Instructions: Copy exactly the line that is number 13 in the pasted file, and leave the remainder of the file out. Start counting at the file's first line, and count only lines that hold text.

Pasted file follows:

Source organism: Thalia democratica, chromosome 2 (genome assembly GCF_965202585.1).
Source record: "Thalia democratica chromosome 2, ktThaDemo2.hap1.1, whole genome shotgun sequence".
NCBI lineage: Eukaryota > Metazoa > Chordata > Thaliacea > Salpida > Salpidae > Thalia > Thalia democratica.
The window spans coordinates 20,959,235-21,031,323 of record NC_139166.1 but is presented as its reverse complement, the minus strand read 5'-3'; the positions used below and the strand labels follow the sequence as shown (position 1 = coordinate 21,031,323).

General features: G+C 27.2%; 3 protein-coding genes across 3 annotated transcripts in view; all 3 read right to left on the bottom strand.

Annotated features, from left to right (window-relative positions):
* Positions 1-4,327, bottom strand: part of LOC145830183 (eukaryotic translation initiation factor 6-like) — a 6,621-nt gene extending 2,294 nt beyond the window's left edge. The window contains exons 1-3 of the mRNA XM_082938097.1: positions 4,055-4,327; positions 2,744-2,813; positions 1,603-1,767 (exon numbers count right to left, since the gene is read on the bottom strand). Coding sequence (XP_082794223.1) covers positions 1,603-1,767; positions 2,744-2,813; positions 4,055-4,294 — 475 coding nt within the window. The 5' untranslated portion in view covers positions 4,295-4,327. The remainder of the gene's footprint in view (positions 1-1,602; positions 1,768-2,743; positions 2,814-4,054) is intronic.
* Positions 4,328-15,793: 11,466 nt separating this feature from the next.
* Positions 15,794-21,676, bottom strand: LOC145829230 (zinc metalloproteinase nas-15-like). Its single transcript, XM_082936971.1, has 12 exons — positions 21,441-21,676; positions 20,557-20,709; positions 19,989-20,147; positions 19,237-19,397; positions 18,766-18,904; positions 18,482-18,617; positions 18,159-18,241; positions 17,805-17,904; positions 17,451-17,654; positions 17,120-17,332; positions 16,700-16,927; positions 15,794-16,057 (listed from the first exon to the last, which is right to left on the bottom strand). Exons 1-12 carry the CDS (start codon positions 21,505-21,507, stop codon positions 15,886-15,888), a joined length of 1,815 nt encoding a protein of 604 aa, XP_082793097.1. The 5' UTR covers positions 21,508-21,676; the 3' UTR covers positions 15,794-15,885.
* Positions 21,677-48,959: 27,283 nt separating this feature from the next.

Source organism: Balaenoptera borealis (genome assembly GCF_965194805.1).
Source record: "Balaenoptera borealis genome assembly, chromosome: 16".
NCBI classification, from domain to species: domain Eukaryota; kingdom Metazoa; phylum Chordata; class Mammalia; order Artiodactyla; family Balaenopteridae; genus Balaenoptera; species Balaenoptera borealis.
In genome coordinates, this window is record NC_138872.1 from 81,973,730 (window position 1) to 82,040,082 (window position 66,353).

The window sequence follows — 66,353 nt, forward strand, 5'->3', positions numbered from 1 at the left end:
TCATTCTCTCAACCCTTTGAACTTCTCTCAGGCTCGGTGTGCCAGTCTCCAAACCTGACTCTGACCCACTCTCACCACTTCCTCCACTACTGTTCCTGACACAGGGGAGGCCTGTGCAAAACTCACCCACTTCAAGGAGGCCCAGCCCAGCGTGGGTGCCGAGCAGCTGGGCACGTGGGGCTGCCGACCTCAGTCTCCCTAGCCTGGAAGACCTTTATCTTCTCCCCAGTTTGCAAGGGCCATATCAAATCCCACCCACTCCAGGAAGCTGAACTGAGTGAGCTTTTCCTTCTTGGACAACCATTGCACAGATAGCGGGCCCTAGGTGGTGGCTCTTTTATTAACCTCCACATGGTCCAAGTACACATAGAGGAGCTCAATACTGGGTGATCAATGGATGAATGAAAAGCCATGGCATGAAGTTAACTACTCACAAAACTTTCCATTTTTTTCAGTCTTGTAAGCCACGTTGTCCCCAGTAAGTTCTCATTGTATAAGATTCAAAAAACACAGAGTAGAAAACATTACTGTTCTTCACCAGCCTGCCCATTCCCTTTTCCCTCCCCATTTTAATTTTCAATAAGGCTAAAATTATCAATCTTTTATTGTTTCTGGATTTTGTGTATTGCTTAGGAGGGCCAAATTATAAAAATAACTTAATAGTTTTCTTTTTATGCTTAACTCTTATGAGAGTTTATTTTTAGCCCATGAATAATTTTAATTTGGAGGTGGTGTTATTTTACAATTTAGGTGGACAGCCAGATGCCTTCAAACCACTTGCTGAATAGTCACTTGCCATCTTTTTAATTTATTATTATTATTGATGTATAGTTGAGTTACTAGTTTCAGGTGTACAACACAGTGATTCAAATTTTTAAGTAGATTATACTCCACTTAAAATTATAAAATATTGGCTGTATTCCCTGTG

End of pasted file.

NCBI classification, from domain to species: domain Eukaryota; kingdom Metazoa; phylum Chordata; class Mammalia; order Artiodactyla; family Balaenopteridae; genus Balaenoptera; species Balaenoptera borealis.